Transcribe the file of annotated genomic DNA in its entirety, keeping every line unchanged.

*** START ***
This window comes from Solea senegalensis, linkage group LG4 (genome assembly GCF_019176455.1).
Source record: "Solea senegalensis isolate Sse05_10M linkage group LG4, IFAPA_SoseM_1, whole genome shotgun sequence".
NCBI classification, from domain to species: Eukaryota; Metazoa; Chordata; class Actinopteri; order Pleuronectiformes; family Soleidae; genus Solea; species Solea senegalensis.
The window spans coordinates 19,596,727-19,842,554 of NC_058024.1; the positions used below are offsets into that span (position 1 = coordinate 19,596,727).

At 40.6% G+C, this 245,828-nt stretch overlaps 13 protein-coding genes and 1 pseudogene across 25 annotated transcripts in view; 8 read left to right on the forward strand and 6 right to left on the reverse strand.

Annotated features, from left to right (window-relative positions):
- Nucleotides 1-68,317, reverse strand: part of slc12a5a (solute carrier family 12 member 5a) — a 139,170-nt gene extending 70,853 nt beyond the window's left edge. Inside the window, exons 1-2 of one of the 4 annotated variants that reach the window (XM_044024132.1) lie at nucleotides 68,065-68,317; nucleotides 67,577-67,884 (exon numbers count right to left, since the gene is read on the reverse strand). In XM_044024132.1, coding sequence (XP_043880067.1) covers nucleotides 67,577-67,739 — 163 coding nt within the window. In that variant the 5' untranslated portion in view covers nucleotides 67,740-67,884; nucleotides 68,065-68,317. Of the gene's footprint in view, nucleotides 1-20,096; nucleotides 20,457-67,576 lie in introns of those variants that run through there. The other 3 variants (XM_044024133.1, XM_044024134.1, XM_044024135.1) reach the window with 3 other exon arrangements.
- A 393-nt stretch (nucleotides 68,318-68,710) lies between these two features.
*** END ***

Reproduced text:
This window comes from Solea senegalensis, linkage group LG4 (genome assembly GCF_019176455.1).
Source record: "Solea senegalensis isolate Sse05_10M linkage group LG4, IFAPA_SoseM_1, whole genome shotgun sequence".
NCBI classification, from domain to species: Eukaryota; Metazoa; Chordata; class Actinopteri; order Pleuronectiformes; family Soleidae; genus Solea; species Solea senegalensis.
The window spans coordinates 19,596,727-19,842,554 of NC_058024.1; the positions used below are offsets into that span (position 1 = coordinate 19,596,727).

At 40.6% G+C, this 245,828-nt stretch overlaps 13 protein-coding genes and 1 pseudogene across 25 annotated transcripts in view; 8 read left to right on the forward strand and 6 right to left on the reverse strand.

Annotated features, from left to right (window-relative positions):
- Nucleotides 1-68,317, reverse strand: part of slc12a5a (solute carrier family 12 member 5a) — a 139,170-nt gene extending 70,853 nt beyond the window's left edge. Inside the window, exons 1-2 of one of the 4 annotated variants that reach the window (XM_044024132.1) lie at nucleotides 68,065-68,317; nucleotides 67,577-67,884 (exon numbers count right to left, since the gene is read on the reverse strand). In XM_044024132.1, coding sequence (XP_043880067.1) covers nucleotides 67,577-67,739 — 163 coding nt within the window. In that variant the 5' untranslated portion in view covers nucleotides 67,740-67,884; nucleotides 68,065-68,317. Of the gene's footprint in view, nucleotides 1-20,096; nucleotides 20,457-67,576 lie in introns of those variants that run through there. The other 3 variants (XM_044024133.1, XM_044024134.1, XM_044024135.1) reach the window with 3 other exon arrangements.
- A 393-nt stretch (nucleotides 68,318-68,710) lies between these two features.